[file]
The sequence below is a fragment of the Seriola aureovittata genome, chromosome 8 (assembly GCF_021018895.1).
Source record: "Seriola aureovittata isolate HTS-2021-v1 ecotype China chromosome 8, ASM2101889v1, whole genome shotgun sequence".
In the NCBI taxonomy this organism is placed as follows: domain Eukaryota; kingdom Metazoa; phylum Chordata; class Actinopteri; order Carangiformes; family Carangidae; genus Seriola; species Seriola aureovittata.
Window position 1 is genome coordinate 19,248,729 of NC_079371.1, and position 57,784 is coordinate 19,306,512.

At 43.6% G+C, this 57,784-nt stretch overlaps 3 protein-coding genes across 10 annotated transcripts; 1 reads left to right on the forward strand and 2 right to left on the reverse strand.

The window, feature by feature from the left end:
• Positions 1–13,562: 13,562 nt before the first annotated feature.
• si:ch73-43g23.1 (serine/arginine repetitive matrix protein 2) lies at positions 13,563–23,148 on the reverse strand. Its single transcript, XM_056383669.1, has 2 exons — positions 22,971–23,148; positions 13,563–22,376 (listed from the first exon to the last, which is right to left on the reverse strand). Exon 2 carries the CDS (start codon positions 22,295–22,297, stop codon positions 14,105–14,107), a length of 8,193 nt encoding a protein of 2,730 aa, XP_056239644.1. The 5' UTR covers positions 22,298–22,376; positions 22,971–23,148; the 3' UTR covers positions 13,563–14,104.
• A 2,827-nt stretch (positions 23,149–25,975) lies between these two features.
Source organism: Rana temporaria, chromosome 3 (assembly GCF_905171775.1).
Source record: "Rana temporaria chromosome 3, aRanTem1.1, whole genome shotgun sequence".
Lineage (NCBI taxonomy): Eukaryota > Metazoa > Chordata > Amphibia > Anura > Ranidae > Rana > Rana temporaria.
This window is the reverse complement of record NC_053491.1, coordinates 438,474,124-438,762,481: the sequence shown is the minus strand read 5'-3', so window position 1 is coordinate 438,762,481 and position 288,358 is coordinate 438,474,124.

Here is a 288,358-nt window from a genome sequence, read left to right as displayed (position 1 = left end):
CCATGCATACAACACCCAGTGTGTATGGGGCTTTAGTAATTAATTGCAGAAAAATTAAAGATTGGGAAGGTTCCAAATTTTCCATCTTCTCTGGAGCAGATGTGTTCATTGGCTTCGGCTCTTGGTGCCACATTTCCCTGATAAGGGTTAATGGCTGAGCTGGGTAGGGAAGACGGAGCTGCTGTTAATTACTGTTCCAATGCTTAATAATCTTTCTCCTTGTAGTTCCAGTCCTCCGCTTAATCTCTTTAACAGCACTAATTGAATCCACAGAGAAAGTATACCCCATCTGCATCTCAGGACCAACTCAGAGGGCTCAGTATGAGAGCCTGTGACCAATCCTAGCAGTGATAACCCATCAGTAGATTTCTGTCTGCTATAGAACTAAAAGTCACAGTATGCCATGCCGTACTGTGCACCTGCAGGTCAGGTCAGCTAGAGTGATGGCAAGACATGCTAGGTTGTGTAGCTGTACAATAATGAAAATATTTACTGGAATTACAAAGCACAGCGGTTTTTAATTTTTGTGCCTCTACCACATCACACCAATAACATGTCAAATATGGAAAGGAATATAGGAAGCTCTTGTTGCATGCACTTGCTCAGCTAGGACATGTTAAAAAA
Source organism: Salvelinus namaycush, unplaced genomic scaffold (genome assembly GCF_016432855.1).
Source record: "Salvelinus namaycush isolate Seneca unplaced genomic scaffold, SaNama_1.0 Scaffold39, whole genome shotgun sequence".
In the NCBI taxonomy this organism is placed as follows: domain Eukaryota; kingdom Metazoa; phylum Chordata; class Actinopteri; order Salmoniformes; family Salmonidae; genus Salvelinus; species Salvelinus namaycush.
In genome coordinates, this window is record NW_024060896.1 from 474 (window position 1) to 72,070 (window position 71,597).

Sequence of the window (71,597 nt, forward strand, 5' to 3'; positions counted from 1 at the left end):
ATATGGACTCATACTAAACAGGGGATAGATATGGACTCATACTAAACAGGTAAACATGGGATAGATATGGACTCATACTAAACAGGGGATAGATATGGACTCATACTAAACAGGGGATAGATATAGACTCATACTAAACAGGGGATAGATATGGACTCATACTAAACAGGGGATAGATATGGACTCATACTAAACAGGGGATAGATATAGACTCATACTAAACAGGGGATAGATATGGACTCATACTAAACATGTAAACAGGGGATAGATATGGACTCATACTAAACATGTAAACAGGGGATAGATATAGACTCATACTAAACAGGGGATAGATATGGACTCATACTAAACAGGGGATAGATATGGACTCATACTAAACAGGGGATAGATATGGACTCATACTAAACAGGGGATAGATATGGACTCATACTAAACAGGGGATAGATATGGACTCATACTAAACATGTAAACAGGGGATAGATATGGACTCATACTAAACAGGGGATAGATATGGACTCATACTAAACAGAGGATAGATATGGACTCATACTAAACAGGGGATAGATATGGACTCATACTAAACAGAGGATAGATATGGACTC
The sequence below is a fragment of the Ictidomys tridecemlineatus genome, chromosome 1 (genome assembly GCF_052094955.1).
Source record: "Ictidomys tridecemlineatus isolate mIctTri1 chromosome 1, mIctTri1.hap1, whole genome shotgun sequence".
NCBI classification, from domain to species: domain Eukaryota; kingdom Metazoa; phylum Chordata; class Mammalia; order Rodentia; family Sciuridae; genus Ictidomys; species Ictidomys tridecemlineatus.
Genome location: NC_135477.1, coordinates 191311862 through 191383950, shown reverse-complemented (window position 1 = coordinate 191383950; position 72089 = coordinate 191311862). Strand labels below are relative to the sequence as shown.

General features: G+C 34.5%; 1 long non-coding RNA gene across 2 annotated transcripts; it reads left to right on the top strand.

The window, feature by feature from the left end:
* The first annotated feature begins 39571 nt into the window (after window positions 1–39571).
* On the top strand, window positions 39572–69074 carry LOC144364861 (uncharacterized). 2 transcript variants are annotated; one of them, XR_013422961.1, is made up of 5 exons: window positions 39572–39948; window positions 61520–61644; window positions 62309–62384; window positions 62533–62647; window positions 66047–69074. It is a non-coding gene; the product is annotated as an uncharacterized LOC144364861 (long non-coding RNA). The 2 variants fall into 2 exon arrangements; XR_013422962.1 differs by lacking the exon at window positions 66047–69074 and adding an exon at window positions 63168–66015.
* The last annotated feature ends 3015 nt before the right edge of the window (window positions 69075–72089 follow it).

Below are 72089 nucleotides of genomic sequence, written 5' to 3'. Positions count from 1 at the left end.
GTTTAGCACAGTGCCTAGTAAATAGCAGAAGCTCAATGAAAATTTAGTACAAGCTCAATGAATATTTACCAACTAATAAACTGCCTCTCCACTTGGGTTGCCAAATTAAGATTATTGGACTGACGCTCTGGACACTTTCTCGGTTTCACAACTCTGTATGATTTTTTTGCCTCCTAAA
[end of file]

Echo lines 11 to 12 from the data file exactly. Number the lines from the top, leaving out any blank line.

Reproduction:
Source record: "Rana temporaria chromosome 3, aRanTem1.1, whole genome shotgun sequence".
Lineage (NCBI taxonomy): Eukaryota > Metazoa > Chordata > Amphibia > Anura > Ranidae > Rana > Rana temporaria.